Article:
A good and decent man who responded conscientiously to needs and opportunities as they arose, Gov. Robert Ray died Sunday at 89.


Reflecting Monday on the death of former Gov. Robert Ray, several of us at dsm noted that we had different political perspectives but readily agreed on three admirable qualities that Ray exemplified:

  • Gracious civility. A partisan politician in an era that permitted bipartisanship, Ray sought the counsel of political rivals and welcomed opportunities to overcome differences. 
  • Natural leadership. Ray had a graceful way of embracing diverse opinions and finding consensus in politics, business and social environments.
  • Compassionate humanitarian. We believe Robert Ray acted in keeping with his conscience and his sense of moral rectitude over expediency or political advantage.

Gov. Ray had many other admirable qualities, of course. But these three endeared him to people without regard to politics. They are enough to secure his special standing in the hearts of Iowans, a standing that will endure as long as his memory lives among us and his record lives in state history. 

And so we mourn an honorable man. We recall that he was among the first people entered in the rolls of our Sages Over 70 recognition, honoring the best among us. We recommend this tribute, published in 2011.
A detailed bio can be found here.

Gov. Ray will lay in state at the Iowa Capitol late Thursday afternoon and evening, following a brief ceremony at 5 p.m. Visitors are encouraged to arrive early (starting at 4 p.m.) as security checkpoints will be utilized. Citizens will be able to pass by Gov. Ray’s casket and pay their respects between 5:30 and 8:30 p.m. The governor's funeral Friday begins at 1 p.m. at the First Christian Church at 25th and University.

High fashion meets fast action every summer at Polo on the Green, a fundraiser for Variety, the Children's Charity.


One of the most spectacular fundraisers on our philanthropic calendar, Polo on the Green is a strong money-maker for Variety, the Children's Charity. We congratulate the organizers and wish more charitable events could sell out so quickly. And we're intrigued to learn that this year's Polo on the Green, July 15, has adopted a new business model: Prices were raised and attendance was capped at 500, ensuring the event's upscale image, controlling costs and managing crowds at the rural venue. Attendance in recent years had crept close to 1,000 people, according to Variety's Margie Gibbons. The new formula must be working: Gibbons says Variety already has a waiting list for next year's tickets.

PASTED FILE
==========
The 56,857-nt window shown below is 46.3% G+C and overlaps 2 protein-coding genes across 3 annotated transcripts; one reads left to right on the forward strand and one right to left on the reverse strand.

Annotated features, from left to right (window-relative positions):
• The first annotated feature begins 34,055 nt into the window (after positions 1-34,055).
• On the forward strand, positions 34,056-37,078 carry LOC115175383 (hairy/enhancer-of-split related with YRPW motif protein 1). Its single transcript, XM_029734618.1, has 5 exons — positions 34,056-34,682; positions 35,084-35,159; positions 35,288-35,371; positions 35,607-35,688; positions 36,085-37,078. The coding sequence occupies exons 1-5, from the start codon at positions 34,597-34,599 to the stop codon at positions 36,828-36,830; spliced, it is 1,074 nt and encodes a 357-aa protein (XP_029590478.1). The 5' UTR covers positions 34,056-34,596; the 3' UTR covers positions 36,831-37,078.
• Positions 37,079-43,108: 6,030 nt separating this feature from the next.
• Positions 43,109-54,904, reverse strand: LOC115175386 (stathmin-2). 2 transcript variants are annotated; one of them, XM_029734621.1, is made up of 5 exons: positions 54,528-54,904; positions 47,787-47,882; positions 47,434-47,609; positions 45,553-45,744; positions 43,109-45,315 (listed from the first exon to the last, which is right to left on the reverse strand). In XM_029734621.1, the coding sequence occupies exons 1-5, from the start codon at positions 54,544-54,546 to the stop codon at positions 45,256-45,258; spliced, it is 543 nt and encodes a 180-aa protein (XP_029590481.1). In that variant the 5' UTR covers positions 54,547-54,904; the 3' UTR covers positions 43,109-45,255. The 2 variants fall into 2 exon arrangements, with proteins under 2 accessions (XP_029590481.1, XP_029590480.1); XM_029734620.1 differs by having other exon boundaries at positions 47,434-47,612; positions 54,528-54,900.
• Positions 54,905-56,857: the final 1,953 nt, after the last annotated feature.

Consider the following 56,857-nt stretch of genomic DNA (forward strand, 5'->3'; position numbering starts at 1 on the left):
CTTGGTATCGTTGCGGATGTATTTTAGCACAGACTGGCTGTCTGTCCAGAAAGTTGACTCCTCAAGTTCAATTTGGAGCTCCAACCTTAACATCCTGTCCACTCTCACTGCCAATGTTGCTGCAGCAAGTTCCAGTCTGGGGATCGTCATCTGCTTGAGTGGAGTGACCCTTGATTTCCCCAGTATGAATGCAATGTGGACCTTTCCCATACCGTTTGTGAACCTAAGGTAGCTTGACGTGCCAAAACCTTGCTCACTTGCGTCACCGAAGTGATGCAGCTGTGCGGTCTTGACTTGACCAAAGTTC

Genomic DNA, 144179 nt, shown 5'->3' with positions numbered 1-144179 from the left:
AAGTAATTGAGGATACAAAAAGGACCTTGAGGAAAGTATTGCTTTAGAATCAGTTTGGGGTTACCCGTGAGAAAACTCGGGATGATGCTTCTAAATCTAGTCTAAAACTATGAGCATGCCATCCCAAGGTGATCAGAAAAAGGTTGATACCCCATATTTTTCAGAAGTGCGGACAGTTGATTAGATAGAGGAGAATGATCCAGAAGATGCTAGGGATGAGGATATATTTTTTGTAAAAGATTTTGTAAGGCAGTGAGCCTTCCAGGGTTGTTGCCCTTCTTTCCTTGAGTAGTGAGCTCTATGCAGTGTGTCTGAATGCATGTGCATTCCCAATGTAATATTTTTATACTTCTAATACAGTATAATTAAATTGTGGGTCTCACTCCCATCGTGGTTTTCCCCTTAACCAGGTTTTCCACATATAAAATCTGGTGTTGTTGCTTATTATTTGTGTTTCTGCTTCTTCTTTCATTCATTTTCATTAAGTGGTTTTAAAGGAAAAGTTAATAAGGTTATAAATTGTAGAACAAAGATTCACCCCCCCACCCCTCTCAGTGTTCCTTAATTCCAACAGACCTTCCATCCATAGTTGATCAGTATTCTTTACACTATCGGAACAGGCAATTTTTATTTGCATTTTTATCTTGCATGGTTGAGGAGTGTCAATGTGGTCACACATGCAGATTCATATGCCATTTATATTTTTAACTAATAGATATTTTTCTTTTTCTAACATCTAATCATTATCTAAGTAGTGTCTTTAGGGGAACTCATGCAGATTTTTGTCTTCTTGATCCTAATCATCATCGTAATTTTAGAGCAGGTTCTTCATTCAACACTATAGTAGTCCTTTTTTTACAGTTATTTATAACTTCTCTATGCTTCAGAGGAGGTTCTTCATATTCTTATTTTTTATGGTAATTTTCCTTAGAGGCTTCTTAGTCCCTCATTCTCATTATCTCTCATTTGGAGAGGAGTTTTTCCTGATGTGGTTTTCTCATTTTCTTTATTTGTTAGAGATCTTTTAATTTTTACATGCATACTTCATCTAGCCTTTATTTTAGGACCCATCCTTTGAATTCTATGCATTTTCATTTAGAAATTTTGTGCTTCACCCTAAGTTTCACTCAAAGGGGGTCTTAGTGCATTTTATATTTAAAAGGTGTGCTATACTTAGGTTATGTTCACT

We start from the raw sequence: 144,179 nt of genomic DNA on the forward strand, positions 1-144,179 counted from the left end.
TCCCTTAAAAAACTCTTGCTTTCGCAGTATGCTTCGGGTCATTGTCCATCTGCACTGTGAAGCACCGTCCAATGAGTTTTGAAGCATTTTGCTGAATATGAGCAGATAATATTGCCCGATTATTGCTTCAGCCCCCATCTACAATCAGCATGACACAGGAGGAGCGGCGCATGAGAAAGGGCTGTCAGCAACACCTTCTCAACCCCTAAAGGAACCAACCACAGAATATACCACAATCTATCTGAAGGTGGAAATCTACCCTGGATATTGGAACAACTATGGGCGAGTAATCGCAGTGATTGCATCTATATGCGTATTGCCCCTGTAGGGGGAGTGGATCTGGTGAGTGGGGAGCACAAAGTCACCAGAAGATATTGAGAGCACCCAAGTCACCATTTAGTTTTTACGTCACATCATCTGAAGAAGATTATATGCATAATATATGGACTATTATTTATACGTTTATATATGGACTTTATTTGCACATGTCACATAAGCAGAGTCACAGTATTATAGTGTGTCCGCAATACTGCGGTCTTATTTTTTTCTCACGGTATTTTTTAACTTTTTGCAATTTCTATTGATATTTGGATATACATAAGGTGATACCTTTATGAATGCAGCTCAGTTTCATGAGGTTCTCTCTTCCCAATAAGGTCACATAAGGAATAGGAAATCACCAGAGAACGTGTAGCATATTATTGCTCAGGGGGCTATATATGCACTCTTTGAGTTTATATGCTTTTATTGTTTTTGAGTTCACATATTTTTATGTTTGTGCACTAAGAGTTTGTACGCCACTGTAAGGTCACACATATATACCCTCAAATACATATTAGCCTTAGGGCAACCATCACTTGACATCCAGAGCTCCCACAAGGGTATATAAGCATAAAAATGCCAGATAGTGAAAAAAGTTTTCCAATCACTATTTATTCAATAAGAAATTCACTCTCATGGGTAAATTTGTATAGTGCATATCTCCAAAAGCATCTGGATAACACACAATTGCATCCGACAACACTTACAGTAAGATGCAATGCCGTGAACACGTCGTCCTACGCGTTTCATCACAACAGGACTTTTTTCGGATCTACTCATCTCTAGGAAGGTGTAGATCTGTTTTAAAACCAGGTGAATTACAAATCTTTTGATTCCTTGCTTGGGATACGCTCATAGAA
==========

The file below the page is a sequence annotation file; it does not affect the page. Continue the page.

From classics to contemporary, the Home Show Expo is a showcase of style from members of the Home Builders Association.


The annual Home Show Expo returns this week, offering opportunities to wander among a neighborhood of new homes and wonder at the details and decor. The event, located in Clive this year, is hosted by the Home Builders Association of Greater Des Moines. Note that parking is not available at the homesites but only at Waukee High School, where visitors will be shuttled to visit the new homes, each fully furnished by local vendors.

Tickets are available at the gate: adults, $10; ages 5-12, $5, under 5, free. Show dates and hours:

  • July 14, 10 a.m. - 9 p.m.
  • July 15, 10 a.m. - 8 p.m.
  • July 19, 4 p.m. - 9 p.m.
  • July 20, 1 p.m. - 9 p.m.
  • July 21, 10 a.m. - 9 p.m.
  • July 22, 10 a.m. - 8 p.m.
  • July 26 - 4 p.m. - 9 p.m.
  • July 27 - 1 p.m. - 9 p.m.
  • July 28 - 10 a.m. - 9 p.m.
  • July 29 - 10 a.m. - 6 p.m.

Delayed from last year due to a blown disc while running against the wind, Bob Seger is back, coming to Des Moines Nov. 27.


With a disc in his spine repaired, legendary rocker Bob Seger and his Silver Bullet Band will perform at Wells Fargo Arena Nov. 27, a concert rescheduled from last year due to surgery. For other fun opportunities, explore a pair of easy-to-use online calendars. We at dsm magazine and the Business Record maintain this calendar with handy filters so you can see just the types of events you're searching for. For even more categories, check Catch Des Moines.